Ah, the age-old debate on cardio versus strength training for optimal fitness results. Both modalities have their supporters and critics, making it difficult to tell whether one would be better for you. So, read on because we are breaking it down to help you pick the right option.

Resistance Training Benefits and Drawbacks

Benefits of Strength Training

  • Effective for building strength and muscle
  • The progressive element makes workouts engaging and motivating
  • Necessary for holding onto muscle while shedding body fat
  • You can pick from numerous exercises
  • Gym machines provide control and make strength training ideal for beginners
  • Training your muscles can improve insulin sensitivity, allowing your body to more effectively use the carbs you ingest for energy
  • Fantastic for preventing or reversing age-related muscle and strength loss
  • Strengthens the bones by improving mineral density

Limitations of Strength Training

  • You need more equipment, which typically means working out at a gym
  • Improper technique can put you in a compromised position that increases the injury risk
  • Muscle soreness (especially when trying something new) can be significant
  • There is a learning curve, and the movements might feel awkward at the start

Cardiovascular Exercise Benefits and Drawbacks

Aerobic Exercise Benefits

  • The best way to improve cardiovascular health and endurance
  • The caloric burn can support weight loss (when combined with a proper diet)
  • It’s an excellent way to enhance your mood
  • It may lead to better sleep
  • It’s accessible, and you don’t need gym access to do it
  • You can pick from various activities, including running, cycling, and swimming
  • Similar to strength training, cardio can improve insulin sensitivity

Cardio Exercise Drawbacks

  • It can be monotonous
  • There is a small risk of overuse injuries
  • It’s not ideal for building muscle mass or strength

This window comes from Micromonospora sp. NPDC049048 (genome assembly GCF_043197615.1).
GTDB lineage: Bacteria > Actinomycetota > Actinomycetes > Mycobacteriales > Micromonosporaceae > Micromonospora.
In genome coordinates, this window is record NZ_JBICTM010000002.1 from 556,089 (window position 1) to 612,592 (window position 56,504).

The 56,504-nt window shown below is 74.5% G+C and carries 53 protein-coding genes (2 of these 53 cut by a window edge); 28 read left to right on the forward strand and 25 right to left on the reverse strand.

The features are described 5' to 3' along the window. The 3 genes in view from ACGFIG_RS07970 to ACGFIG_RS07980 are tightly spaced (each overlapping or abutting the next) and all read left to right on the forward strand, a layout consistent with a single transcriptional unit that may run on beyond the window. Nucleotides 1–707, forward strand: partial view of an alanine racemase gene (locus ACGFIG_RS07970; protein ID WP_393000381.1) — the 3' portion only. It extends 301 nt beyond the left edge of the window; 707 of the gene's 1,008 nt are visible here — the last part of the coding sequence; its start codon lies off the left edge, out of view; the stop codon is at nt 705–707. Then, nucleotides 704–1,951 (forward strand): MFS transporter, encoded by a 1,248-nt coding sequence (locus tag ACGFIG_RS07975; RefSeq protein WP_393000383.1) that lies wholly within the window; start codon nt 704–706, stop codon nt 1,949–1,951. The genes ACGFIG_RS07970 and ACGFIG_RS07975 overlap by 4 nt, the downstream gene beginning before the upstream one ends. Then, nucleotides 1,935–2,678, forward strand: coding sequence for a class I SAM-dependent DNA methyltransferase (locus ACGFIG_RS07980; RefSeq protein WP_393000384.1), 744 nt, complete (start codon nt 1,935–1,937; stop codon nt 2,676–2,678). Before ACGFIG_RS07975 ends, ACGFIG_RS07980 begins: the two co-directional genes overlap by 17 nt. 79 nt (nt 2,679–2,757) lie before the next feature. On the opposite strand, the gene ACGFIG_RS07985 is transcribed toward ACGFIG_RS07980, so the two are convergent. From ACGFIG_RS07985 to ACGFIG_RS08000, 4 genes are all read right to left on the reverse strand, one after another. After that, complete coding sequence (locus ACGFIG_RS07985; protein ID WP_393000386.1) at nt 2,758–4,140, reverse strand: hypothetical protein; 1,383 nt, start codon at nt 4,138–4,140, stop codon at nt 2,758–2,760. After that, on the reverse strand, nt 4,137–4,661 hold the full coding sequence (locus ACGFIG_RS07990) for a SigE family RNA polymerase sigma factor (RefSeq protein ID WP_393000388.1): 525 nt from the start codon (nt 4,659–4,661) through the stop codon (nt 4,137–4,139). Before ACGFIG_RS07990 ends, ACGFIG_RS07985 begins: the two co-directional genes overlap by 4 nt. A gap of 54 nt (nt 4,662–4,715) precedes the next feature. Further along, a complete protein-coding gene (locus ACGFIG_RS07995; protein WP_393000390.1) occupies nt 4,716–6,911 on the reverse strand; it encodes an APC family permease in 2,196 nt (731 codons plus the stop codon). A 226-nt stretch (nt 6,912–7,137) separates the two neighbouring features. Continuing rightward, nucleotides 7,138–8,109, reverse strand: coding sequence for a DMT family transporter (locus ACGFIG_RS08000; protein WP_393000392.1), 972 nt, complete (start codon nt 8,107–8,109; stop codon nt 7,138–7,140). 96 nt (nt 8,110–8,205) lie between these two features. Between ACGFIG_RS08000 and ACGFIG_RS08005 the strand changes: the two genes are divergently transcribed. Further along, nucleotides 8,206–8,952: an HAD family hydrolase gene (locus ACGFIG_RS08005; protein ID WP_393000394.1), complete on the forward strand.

• Outdoor cardio is weather-dependent
  • It’s time-consuming

Which is Better: Cardio or Strength Training?

Asking whether cardio is better than strength is like wondering if you should take a protein powder or fat burner. Why? Because the answer to this question depends on context.

In other words, better for what and for whom? Both modalities offer unique benefits, and their usefulness depends on what you’re trying to get out of fitness.

Are you more interested in building muscle, getting stronger, and perhaps reversing age-related muscle loss? If so, strength training is the better option. Or maybe you want to improve your cardiovascular capacity and enjoy the monotony of cardio? In such a case, cardio might be better.

For most people, a combination of cardio and strength training would be ideal, as both stress the body in unique ways and provide benefits. 

Cardiovascular exercise primarily taxes the aerobic system (using oxygen and carbohydrates to generate energy) and elevates the heart rate for an extended period. This improves circulation, boosts lung capacity, and reduces resting heart rate. 

Strength training also relies on the aerobic system (to a greater degree than most people imagine). Still, it also taxes the anaerobic system, which doesn’t rely on oxygen for energy production.

Therefore, while it also impacts the body like cardio (but to a lesser degree), it primarily focuses on targeting specific muscle groups and providing other benefits: strength, muscle gain, insulin sensitivity, etc.

So, while their effects overlap to a small degree, doing both will provide a more varied range of health and lifestyle benefits.